Killexams : Questions about RSV and kids? This Minnesota pediatrician has answers CATHY WURZER: Well, it seems that we may finally be seeing a decline in the number of people sick with RSV. I know you've heard about this. That's a respiratory illness. Two weeks ago, there were nearly 200 people hospitalized. Last week, that dipped to 150. Now, that's still high. Most patients are babies under the age of one year.

Flu, on the other hand, well, that's just ramping up. This week, we saw more than a 300% increase in the number of flu cases in Minnesota. We wanted to know if you had questions about flu and RSV. And you know what? You do. So we lined up a doctor to answer them.

Dr. Sameer Gupta is a pediatric critical care physician at M Health Fairview Masonic Children's Hospital. He's also the president of Medical Affairs at M Health Fairview Masonic Children's Hospital and the University of Minnesota Medical Center. Doctor, welcome to the program.

SAMEER GUPTA: Thanks for having me. Appreciate being able to have this opportunity to answer some questions.

CATHY WURZER: It's a privilege to have you here. Thank you so much. People are really curious about RSV. Now, I don't think I've ever had RSV-- not that I know of. What are the symptoms to know about?

SAMEER GUPTA: So for most people, RSV presents as a cold. So you probably have had RSV, probably multiple times over your lifetime. It's just we call it-- we put it out as like, oh, I just have a cold, runny nose, a cough, maybe a little bit of a fever. So for most people this isn't really a big deal. It's a little more of an inconvenience.

For small children, it's a different issue. Many kids will also just present with cold-type symptoms and just be crabby and not feeling well. Other kids might get a little bit sicker, with some breathing difficulties, which can land them in the hospital.

CATHY WURZER: And this can also affect older adults, right?

SAMEER GUPTA: Correct. It's kind of on the two spectrums of the age continuum, really, the really young and then the really old, that can be impacted. So we actually have seen an increase in hospitalization secondary to RSV in our older patients, as well, because they can be impacted similarly as they are more influenced by the flu, as well, and other kind of viruses. And RSV is no exception to that. So we are seeing hospitalizations and impacts for our older population as well.

CATHY WURZER: It seems like the symptoms of RSV are very similar to COVID. Are there tests for each?

SAMEER GUPTA: There are tests for each. Obviously, people are very well aware of the COVID tests that we've had, both the ones you can get in the hospital as well as the many rapid at-home tests that are available. For RSV, we also have tests available, although there's no home test currently available for RSV that's out there on the market. But many pediatricians and primary care offices, EDs, and hospitals have both rapid tests that come back in a short period of time-- usually about 30 minutes to an hour-- and longer tests, as well, that come back after either four or five hours or the next day. And so there's lots of testing available for RSV, just not at-home testing like we have for COVID.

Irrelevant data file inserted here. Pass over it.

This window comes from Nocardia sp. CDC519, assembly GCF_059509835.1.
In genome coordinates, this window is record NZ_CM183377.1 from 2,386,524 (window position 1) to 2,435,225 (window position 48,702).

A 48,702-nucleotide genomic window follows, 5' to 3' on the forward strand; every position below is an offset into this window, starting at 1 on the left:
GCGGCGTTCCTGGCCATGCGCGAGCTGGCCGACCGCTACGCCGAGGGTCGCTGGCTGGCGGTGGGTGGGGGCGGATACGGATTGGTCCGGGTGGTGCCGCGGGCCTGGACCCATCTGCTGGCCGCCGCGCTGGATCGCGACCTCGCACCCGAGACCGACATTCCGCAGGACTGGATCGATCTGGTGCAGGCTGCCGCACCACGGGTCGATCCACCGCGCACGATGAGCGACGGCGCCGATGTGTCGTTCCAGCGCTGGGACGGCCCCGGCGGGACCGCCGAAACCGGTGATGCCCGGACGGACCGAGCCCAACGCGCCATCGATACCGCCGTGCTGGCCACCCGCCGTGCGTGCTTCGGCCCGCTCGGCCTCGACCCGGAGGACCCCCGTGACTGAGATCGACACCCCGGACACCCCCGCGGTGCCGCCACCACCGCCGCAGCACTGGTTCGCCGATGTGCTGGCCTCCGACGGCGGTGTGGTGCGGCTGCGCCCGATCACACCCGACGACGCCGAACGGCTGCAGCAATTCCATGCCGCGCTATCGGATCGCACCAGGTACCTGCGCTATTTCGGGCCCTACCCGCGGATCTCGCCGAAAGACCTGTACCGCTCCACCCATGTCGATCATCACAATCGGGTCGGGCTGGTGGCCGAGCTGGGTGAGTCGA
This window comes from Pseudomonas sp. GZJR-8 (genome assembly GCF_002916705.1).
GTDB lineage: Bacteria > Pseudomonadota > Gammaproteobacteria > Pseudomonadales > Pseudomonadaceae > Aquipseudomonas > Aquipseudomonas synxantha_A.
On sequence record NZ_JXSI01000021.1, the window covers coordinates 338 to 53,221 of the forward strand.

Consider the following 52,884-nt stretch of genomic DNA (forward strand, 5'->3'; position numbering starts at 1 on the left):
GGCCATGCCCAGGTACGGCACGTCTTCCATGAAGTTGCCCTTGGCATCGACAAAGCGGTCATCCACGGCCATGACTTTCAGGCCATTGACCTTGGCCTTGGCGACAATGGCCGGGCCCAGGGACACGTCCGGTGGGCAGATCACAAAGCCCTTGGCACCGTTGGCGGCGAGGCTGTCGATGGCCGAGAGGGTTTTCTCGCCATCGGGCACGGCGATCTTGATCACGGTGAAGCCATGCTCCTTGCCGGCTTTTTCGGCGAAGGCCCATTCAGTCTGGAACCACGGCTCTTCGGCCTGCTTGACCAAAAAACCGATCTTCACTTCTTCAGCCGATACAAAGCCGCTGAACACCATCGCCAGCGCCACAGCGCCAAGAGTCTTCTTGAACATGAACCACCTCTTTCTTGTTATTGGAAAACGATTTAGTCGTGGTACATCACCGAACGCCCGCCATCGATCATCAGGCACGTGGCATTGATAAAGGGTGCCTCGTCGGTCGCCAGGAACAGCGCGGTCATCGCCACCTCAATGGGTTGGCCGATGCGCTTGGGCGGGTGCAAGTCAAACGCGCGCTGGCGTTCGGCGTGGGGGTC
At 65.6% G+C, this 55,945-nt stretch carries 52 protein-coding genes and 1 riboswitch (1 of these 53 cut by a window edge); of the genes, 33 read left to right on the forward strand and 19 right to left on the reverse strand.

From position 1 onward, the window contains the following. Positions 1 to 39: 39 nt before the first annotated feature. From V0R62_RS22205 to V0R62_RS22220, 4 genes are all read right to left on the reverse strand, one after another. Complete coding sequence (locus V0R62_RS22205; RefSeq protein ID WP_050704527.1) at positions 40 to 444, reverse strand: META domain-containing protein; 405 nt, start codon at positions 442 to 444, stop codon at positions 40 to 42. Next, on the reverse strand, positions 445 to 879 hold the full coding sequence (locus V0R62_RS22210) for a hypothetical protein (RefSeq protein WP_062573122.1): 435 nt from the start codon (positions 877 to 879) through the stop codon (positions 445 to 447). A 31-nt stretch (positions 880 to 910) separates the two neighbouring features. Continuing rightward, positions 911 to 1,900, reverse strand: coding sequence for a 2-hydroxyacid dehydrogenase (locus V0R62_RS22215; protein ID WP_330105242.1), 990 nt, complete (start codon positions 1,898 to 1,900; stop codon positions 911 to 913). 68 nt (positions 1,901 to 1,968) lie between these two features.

CATHY WURZER: OK. So are there certain symptoms that you know, yeah, that's RSV, versus, say, COVID or the flu? Is there like a consistent barky cough with RSV? Or is it trouble breathing? What should we watch out for?

SAMEER GUPTA: Yeah, that's the really hard part about RSV. Because most of the time it's going to present as a common cold. So mostly runny nose, congestion, cough, maybe some fever along with it as well. Where you see some differences is when you are sitting with those really young kids, who will also end up with some breathing difficulties.

And some of it may be mild. Some of it may be more severe, where you see that they're having trouble breathing. And that has to do with all the mucus production that happens with RSV. And so that mucus gets stuck in the airways, and making it really hard for little kids who have little airways that can get clogged up easily-- it makes it harder for them to breathe.

And so, again, for most people, it's hard to distinguish. And it probably isn't really that important to distinguish RSV from a common cold because it's not going to have a great impact on them. It's when the kids are a little bit younger or, as we talked about, those individuals who are a little bit older, where you might see some issues with their breathing, which is going to be the primary symptom that we're going to watch out for with RSV.

CATHY WURZER: Say, a listener wants to know, Doctor, how long exactly should your child be kept home from school after testing positive for RSV?

SAMEER GUPTA: That's a really good question. Most schools and daycares go by the typical rules. You have to be afebrile, or not have a fever, for 24 hours before returning to school. The reality is that kids can be contagious for quite a while after having RSV, anywhere from three to eight days after their symptoms have begun, and sometimes even longer for our smaller children and babies and infants.